Crysis 3 interview

crysis 3 interview 2

After our live demo of Crysis 3, I had a tight 10 minutes to interview Crytek's Senior Creative Director. Here's what I asked.

PC gamers fell in love with Crysis as a sandbox game. And I think what we're skeptical about with Crysis 3 is, “What's structurally different in terms of the level design?” Not thematically, not aesthetically different, but what's structurally different in Crysis 3 compared to Crysis 2? Is the "urban rainforest" simply buildings wrapped in ivy?

Rasmus Højengaard: No. So... I mean, from a level design point of view, the environment we created is completely different from actually both previous installments of the game. It resonates... I love the games, it resonates New York from Crysis 2 and it resonates the Ling Shan Islands in Crysis one. But it takes that to a completely new level by having this rainforest thing being built by the city, rather than just having rainforest planted on top of the city or in the streets or whatever way you would do it if you did that kind of overgrown city setting.

What that does is, it gives us this great palette of gameplay variants through these seven different rainforest concepts that we have, ranging from an open, broader, much more of a sandbox like you saw in Crysis 2, but also having more condensed, more claustrophobic, maybe, settings, more linear sections with whatever strengths that brings with it. And then we utilize whatever things work best for whatever thing we want to convey, experience we want to convey in the game. You'll see broader gameplay than in Crysis 2, but you'll also see more of the vertical, narrow stuff that Crysis 2 had. Because each approach has merit, and right now we just have a bigger dynamic range than we had in each of the previous games individually, if that makes sense.

And also, the fact that we have this nanodome, having grown this rainforest, we can push what is realistic within a rainforest, because it's an artificially grown environment. We can also completely change the rules for what is valid or not valid within an urban setting. So it's an ability for us to add a kind of... I won't call it fantasy, but pushing perceptions of reality through sci-fi in a way that we couldn't do with the previous games.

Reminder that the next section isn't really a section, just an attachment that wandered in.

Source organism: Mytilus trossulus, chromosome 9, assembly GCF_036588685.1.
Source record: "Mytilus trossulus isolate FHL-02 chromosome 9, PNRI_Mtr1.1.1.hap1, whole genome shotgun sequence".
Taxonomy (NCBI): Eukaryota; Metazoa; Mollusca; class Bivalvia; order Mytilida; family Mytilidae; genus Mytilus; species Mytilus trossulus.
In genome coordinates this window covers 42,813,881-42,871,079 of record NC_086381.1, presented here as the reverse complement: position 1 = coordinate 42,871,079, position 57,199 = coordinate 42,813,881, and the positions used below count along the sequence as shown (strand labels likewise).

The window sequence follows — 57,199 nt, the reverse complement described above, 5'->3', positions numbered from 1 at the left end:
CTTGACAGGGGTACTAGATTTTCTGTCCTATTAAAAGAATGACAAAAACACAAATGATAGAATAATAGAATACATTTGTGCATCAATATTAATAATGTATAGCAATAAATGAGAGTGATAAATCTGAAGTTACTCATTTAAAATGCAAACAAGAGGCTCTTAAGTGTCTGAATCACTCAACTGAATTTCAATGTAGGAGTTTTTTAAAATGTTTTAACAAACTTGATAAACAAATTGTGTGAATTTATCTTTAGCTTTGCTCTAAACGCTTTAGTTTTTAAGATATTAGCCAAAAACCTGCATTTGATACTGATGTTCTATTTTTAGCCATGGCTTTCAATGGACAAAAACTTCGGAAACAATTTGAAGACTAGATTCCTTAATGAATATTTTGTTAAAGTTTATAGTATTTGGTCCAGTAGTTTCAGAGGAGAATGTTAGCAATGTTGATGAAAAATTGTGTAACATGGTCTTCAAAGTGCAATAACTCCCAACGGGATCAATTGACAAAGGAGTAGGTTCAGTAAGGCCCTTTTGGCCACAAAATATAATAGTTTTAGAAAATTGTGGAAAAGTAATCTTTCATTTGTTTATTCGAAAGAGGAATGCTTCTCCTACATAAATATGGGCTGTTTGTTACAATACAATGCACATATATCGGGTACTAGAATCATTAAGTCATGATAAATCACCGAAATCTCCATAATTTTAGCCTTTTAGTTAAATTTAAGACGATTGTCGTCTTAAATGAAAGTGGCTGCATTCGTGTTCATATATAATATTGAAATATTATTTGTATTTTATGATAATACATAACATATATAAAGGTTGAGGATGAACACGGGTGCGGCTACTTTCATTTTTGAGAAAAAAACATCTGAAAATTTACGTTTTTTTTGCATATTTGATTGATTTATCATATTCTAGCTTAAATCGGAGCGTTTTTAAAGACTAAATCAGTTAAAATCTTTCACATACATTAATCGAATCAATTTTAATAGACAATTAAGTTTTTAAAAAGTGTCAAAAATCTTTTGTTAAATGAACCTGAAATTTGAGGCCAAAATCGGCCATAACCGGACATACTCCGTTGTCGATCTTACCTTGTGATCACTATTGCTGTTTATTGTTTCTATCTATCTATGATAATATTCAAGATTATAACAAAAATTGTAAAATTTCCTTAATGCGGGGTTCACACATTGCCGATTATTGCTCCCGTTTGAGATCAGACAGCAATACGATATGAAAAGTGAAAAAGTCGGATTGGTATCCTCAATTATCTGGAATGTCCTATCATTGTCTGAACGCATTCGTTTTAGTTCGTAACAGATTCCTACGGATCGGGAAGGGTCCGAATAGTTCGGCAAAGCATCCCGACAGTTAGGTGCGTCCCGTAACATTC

It gives you a plot device for doing what you want to do.

RH: Yeah. It's a great catalyst for amazing visuals and environments to play in.

Does Prophet's bow transform into a crossbow?

RH: It's a compound bow. The variety lies in the types of...shall we call them warheads, that you can put on the arrows. I guess in theory we could say that you could, if you wanted to, play the whole game through with all kinds of different strategies only using that weapon. Obviously there's going to be some people who think that's awesome and there's going to be some people who are like, that's boring, I want to play all the weapons. But it's a very diverse weapon. From a style point of view, we just thought it was so almost arrogant to have the most advanced piece of technology, you, using the simplest, most basic old-school type of weapon, the bow. And then at the same time creating the most advanced type of bow we could come up with, so you still kind of fit, while at the same time having a stark contrast between what you would maybe expect Prophet and the Nanosuit soldier to use.

This is left-field observation, but it's an interesting symbolism there with the bow being a native American weapon, and you're sort of a native American yourself, being attacked by aliens...

RH: [laughs] Yeah, you could draw that parallel if you want to.

Are there any new Nanosuit powers other than hacking?

RH: That's the only one we've introduced now. But the hacking one is a really interesting one, you saw a very small snippet of it, it's going to scale through the whole game. The interesting part, just as the ability to shoot Ceph weapons, is that it ties in with the fiction and what you can do as Prophet and your whole journey of self-realization. So we don't want to add arbitrary stuff. We want to add depth to features rather than a lot of different things that don't have any depth.

PR representative: We've probably got time for one more.

Okay. I've been recording for six-and-a-half minutes, are you sure?

PR representative: Oh, go ahead.